Cunningham, R. M., Walton, M. A., Harrison, S. R., Resko, S. M., Stanley, R., Zimmerman, M., Bingham, C.R. & Shope, J. T. (2011). Past-year intentional and unintentional injury among teens treated in an inner-city emergency department. The Journal of emergency medicine, 41(4), 418-426.
An inner-city emergency department (ED) visit provides an opportunity for contact with high-risk adolescents to promote injury prevention.
Objectives: To identify the prevalence of injuries sustained over the past year by teens presenting to an inner-city ED, and to identify factors associated with recent injury to inform future ED-based injury prevention initiatives.
Methods: Over 1 year, 7 days a week, from 1:00-11:00 p.m., patients aged 14-18 years presenting to the ED participated in a survey regarding past-year risk behaviors and injuries.
Results: Of the entire group of teens presenting to the ED (n = 1128) who completed the survey (83.8% response rate), 46% were male, and 58% were African-American. Past-year injuries were reported by 768 (68.1%) of the teens; 475 (61.8%) of those reported an unintentional injury and 293 (38.1%) reported an intentional injury. One-third of all youth seeking care reported a past-year sports-related injury (34.5%) or an injury related to driving or riding in a car (12.3%), and 8.2% reported a gun-related injury. Logistic regression found that binge drinking (adjusted odds ratio [AOR] 1.95) and illicit weapon carrying (AOR 2.31) predicted a past-year intentional injury. African-American youth (AOR 0.56) and those receiving public assistance (AOR 0.73) were less likely to report past-year unintentional injuries.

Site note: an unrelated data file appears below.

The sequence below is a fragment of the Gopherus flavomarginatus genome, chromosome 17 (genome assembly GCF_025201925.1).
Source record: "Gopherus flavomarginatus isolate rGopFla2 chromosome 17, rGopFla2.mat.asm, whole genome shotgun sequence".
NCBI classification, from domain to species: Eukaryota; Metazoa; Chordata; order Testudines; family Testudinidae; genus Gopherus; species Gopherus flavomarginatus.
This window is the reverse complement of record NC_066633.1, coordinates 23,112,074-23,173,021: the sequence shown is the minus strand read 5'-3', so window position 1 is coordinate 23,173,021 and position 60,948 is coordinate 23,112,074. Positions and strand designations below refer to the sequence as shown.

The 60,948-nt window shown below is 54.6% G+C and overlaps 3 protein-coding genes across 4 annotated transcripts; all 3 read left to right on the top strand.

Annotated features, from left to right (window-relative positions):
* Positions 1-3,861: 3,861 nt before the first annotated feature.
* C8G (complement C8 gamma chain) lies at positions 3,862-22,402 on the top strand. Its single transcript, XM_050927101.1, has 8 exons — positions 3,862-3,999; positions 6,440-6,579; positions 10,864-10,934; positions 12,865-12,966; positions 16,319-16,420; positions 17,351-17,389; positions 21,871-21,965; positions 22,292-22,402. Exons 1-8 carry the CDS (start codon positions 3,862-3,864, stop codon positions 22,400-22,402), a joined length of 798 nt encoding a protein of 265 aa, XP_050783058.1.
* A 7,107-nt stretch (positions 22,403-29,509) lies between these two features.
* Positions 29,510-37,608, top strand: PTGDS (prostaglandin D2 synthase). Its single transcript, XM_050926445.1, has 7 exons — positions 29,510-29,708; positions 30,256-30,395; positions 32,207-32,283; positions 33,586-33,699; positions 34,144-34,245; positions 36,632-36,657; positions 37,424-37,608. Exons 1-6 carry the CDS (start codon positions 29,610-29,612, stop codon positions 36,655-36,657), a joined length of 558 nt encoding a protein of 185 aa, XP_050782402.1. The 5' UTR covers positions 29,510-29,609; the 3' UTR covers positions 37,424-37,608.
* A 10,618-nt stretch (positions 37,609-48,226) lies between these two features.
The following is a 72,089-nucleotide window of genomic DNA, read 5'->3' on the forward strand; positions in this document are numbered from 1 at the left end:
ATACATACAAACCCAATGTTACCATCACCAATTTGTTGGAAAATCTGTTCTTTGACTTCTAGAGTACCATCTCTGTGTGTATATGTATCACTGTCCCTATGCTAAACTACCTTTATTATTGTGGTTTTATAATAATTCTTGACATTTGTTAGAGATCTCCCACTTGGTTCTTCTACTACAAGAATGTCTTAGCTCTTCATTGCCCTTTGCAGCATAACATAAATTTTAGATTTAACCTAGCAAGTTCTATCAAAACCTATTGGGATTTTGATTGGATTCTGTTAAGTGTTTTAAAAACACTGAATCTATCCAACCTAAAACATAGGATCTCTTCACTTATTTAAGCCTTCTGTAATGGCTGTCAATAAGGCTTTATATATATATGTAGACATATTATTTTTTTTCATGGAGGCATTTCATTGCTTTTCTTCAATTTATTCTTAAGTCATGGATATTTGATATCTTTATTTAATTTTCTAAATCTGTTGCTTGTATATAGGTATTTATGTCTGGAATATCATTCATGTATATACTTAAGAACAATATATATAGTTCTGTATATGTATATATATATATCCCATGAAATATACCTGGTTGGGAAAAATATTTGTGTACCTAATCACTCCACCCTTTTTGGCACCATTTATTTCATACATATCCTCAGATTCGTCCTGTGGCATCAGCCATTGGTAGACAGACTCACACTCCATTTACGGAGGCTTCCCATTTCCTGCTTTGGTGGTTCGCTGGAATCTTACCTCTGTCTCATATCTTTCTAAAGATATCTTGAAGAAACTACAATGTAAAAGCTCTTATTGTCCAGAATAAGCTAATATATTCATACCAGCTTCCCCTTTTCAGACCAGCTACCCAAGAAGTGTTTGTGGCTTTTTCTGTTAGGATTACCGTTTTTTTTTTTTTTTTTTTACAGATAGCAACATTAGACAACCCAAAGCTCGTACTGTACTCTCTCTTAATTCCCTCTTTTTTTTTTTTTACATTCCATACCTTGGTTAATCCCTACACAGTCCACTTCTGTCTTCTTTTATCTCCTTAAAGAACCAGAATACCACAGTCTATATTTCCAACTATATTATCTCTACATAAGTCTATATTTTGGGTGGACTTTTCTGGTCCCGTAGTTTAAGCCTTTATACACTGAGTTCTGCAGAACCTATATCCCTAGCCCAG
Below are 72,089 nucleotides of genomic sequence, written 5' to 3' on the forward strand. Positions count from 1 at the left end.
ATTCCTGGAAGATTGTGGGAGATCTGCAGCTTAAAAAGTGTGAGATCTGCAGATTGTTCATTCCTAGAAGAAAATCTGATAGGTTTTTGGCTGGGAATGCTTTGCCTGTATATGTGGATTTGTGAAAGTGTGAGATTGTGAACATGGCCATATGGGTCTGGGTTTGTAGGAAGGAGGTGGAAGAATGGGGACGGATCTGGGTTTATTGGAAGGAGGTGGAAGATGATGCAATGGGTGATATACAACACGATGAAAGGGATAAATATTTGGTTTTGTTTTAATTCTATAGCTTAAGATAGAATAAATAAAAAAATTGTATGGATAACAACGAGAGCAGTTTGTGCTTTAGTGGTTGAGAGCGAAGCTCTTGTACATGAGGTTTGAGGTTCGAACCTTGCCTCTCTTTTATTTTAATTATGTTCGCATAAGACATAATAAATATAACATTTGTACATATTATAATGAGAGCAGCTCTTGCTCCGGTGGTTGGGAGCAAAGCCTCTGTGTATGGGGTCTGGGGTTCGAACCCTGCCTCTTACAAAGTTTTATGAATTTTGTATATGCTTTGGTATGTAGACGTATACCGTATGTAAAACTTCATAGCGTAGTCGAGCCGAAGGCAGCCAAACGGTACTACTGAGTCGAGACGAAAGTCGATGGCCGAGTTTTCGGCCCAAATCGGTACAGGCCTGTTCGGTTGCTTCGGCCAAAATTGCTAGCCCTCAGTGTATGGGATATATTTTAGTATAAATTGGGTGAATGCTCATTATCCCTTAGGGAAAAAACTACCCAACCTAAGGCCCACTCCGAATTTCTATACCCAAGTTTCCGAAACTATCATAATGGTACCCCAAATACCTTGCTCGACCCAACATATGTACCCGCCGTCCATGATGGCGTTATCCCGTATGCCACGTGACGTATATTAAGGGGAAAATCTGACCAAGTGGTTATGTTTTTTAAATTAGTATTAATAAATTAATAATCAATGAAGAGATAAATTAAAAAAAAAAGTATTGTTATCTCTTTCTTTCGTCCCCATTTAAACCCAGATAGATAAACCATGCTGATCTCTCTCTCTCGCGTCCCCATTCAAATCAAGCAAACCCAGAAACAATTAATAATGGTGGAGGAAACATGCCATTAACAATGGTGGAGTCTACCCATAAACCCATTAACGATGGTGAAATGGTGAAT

Conclusions: Adolescents seeking care in an inner-city ED, regardless of the reason for seeking care, report an elevated prevalence of recent injury, including violence. Future injury screening and prevention efforts should consider universal screening of all youth seeking ED care.